Custom Art FIBAE 4 – Fun, Fidelity, Finesse


Select Comparisons

Custom Art FIBAE Black (€450)

The FIBAE Black is slightly warmer and denser-sounding than the FIBAE 4. Its instruments are unified by a very light whiff of warmth, while the FIBAE 4’s are more separated, airy and tight. Though, in midrange projection and vibrance, they are very, very similar. What then makes the FIBAE 4 the more energetic of the two is its sparklier treble. Presence along 5kHz and 8kHz give the FIBAE 4 a brighter, crisper edge. But, in terms of overall quantity, the FIBAE 4’s top-end isn’t too much greater than the Black’s. So, they can both be considered equally linear and realistic, despite lightly differing tonal hues.

Technically, the Black puts up a great fight. Its stage is wonderfully stable, well-defined and expansive. When it comes to background blackness, the Black does win out a hair. However, the FIBAE 4 has the edge in resolution and tactility. When you listen to hi-hats and ride cymbals, although they may be heard on the Black’s just as much as they are on the FIBAE 4, the latter’s reproduction sounds more tactile and corporeal. The Black loses a tad of integrity further up the range to the FIBAE 4. This is also because of the FIBAE 4’s more recessed lower-mids, which gives its notes more definition, clarity and contrast. This is what allows instruments like those to jump out at the listener more effectively, and boost realism.

Custom Art FIBAE 2 (€475)

Compared to its sibling, the FIBAE 2 is a more upfront-sounding monitor with a greater midrange emphasis. Images are larger in size and richer in timbre, assuming a more wall-of-sound presentation. However, this intimacy also comes from a significantly smaller soundstage. The FIBAE 4 expands far further, especially in terms of width. It also achieves stronger stereo spread with a more convincing surround sound sensation. Tonally, the FIBAE 4 is the cleaner-sounding of the two with tighter, faster, crisper and airier notes. It wins out by a sizeable margin in terms of resolution and transparency too.

The FIBAE 2’s lows are richer, darker and fuller than the FIBAE 4’s more concentrated hits. Nevertheless, the latter wins out in physicality and slam because of its superior extension. Texture more easily comes through as well. The same goes for the top-end. The FIBAE 2’s comes across more blunted. Although its top-end extension is fine for a dual-driver IEM, it simply can’t compete with the FIBAE 4’s. This is shown in the latter’s far cleaner, stabler and more transparent stage. If I were being honest, the FIBAE 4 beats out its younger sibling in just about every technical regard by a clear margin. If you own the FIBAE 2 and you crave leaps in cleanliness, resolution and imaging precision, the FIBAE 4 is a very strong option.

Custom Art FIBAE 3 (€525)

The FIBAE 3 is a closer competitor to the FIBAE 4 both tonally and technically. In terms of sheer size, the two aren’t far off. However, the FIBAE 4 has the more proportional stage. Its expansion in terms of width and depth are near-equal, resulting in a near-perfectly spherical sound field. The FIBAE 3 is noticeably wider than it is deep, which results in lead instruments that are more upfront and panned instruments that sound further away. This gives the FIBAE 4 the more believable surround sound experience; immersive and realistic. The FIBAE 3 meanwhile comes across a touch more flat.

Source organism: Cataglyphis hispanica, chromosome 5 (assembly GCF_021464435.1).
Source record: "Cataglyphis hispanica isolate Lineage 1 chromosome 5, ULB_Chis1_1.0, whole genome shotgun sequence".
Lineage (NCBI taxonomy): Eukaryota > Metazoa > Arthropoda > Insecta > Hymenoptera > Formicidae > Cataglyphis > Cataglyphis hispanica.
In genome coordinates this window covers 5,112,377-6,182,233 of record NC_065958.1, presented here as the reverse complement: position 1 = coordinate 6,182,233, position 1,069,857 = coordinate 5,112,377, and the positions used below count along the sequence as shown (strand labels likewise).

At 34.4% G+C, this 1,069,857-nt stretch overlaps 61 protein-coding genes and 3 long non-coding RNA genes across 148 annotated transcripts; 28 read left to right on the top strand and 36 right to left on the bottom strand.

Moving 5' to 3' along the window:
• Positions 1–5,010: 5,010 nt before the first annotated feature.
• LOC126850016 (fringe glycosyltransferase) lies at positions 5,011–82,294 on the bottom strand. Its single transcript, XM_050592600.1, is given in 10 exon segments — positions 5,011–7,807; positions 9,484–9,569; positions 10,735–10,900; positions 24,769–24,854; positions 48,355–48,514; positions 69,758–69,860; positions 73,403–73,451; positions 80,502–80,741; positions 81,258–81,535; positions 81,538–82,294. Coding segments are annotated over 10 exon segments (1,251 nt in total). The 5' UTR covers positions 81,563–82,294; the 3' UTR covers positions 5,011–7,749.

In the lows, the FIBAE 4 is a touch meatier and more impactful. The FIBAE 3 perhaps has a hair more sub-bass content, but it really is splitting hairs as far as bass quantity is concerned. What is clear though, is that the FIBAE 4 is the victor in terms of bass extension, as the lows there possess a more realistic sense of slam. The FIBAE 3 possesses a more vibrant upper-midrange that gives it a touch more musicality than the FIBAE 4, while the latter’s more laid-back approach gives instruments more depth and air. The low-treble is the clearest discrepancy between the two. The FIBAE 3’s strong 5kHz dip will sound diffuse without proper adaptation, while the FIBAE 4’s is more tactile, coherent and realistic-sounding.


The FIBAE 4 is Custom Art’s most impressive technical effort yet: Clean, vast and precise in imaging. At the same time, it’s Piotr’s most cleverly-tuned piece as well, getting away with more guiltless colourations than my hands can count. From a hefty yet airy bass, to a smooth, feathered yet crystal clear treble, the FIBAE 4 pulls off its many balancing acts with great finesse. Admittedly, its upper-mids were less successful; slightly unexciting dynamically. But, besides that – and with the tech and asking price in mind – this in-ear is quite difficult to fault. With the FIBAE 4, Piotr has given us his interpretation of a mainstream sound, and – in true, time-tested Custom Art fashion – it’s as clever, unique, balanced and refined as ever.

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About Author

Church-boy by day and audio-obsessee by night, Daniel Lesmana’s world revolves around the rhythms and melodies we lovingly call: Music. When he’s not behind a console mixing live for a congregation of thousands, engineering records in a studio environment, or making noise behind a drum set, you’ll find him on his laptop analysing audio gear with fervor and glee. Now a specialist in custom IEMs, cables and full-sized headphones, he’s looking to bring his unique sensibilities - as both an enthusiast and a professional - into the reviewer’s space; a place where no man has gone before.

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